I get looks whenever I tell people I don’t like Mexican food… and yes, I’ll concede that east coast Mexican food very likely pales in comparison to Mexican food in states like Texas or Arizona… or in Mexico, for that matter.
I get the same looks when I tell other collectors I don’t really care for 1960 Topps. Being an overly-analytical person, I had to give it a bit of thought as to WHY I don’t have the same reaction as many other collections, and I figured I’d run through my conclusions while sharing a few 1960 cards I got at a show earlier this year… because while they may not be a favorite, I still have wants.
The best way to summarize my thoughts about 1960 Topps is that it puts form over function… it makes artistic choices which work against the general purpose of a baseball card.
For starters, the design is horizontal.
Now I generally don’t have an issue with horizontal sets, but there’s a reason most sets are vertical. If you hold a small stack of cards in one hand, the most natural way to hold them is with the long sides going against your fingertips and thumb. Holding a small stack of horizontal cards in one hand and looking at them in the proper perspective involves turning your hand in a less comfortable way.
OK, let’s move on to the color portrait, and for this example I’ll use this card of Roger Craig.
…or more specifically, just the color photo as it appears on the card:
Now if you ran across just this photo, what would you think? You’d think “somebody was impaired when they cropped this”. For starters, it’s a portrait of Roger Craig, but the image is cropped as a landscape. For now, let’s forget that Roger is way over to the left in this image for reasons unknown… what would you rather see in a portrait of a ballplayer? Would you rather see blurry stands and blue skies next to him, or would you rather see the script on his jersey? I’m a uniform nerd myself, so show me the jersey.
But I also like seeing context, I like to have the player surrounded by something… a recognizable scoreboard in the background, players taking warmup tosses, or even just enough of the field that you can tell that the pitcher is going into his windup while standing just outside of the dugout.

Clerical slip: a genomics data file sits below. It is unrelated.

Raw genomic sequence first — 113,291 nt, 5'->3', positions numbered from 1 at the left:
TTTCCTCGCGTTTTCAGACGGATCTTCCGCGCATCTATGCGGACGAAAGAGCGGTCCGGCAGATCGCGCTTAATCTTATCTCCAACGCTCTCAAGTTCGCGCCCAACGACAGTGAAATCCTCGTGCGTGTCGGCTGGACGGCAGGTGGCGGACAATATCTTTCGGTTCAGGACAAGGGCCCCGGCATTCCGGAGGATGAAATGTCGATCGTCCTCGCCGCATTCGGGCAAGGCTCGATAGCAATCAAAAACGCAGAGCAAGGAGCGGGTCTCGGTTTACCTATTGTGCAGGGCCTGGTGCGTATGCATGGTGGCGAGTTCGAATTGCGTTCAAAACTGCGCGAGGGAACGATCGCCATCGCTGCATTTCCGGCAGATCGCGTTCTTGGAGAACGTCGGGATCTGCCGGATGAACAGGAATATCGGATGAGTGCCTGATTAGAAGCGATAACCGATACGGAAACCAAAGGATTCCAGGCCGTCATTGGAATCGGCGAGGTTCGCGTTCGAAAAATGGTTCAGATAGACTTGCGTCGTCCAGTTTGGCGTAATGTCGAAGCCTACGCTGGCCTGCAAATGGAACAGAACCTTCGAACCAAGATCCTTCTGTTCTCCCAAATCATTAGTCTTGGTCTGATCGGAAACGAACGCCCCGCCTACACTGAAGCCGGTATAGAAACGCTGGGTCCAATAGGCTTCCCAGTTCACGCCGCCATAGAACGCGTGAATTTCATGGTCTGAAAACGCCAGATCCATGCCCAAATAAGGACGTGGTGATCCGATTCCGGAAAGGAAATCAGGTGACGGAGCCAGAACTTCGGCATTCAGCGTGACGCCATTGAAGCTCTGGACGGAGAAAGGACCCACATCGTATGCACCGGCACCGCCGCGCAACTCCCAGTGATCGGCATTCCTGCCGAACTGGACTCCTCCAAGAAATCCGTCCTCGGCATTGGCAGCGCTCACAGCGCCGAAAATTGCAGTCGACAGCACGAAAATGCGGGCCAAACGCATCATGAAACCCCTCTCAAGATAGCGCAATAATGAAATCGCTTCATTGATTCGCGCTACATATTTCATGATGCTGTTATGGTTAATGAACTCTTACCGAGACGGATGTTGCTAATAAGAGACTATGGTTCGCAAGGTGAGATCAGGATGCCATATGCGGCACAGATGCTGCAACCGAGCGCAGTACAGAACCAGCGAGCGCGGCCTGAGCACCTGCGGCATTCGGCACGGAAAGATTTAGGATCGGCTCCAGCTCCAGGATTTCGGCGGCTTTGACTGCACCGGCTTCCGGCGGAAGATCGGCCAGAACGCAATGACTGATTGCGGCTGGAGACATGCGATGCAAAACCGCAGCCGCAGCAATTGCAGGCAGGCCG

This Bobby Shantz card, at the very least, shows a decent-enough amount of the frieze at Yankee Stadium to appease me… but you can barely tell he’s on the Yankees from the photos. The color portrait gives just a hint of cap logo and pinstripes. (Hm, maybe Panini should do a set similar to 1960 Topps…)
On this particular card, I like how it appears that the black and white shot of Shantz makes it look like he’s playing leapfrog with the Yankees logo.
One last thing that bugs me is the colors. I think a lot of people like this set because it’s a colorful set, and I will admit it works well on the Bobby Shantz card… the red background on the left nicely contrasts with the black and white photo, and the red and black letters in “BOBBY SHANTZ” stand out nicely from the yellow backround on the bottom.
Unfortunately, that’s not always the case… and as a perfect example of what I’m talking about, I’m going to feature a card which I purchased last year.. this card of Milt Pappas
The black and white shot which would otherwise work quite nicely instead gets lost in the light blue background. Also, the eye is drawn to the black letters in MILT PAPPAS: “M L P P A”, while the white ” I T A P S” gets a little lost in the background. It’s not illegible by any means, but damned if it doesn’t annoy me.
…And because the portrait is cropped landscape, we don’t see Milt’s jersey, but we do see one of New York’s Finest off to the right, giving deep thought to some of the choices he’d made in life.
But you know what I *do* love about 1960 Topps? The Jack Davis cartoons on the back.
So that I don’t leave orphan scans lying around my computer, here are the two cards those photos go with… Two guys I knew as a coach and a manager when I was a kid.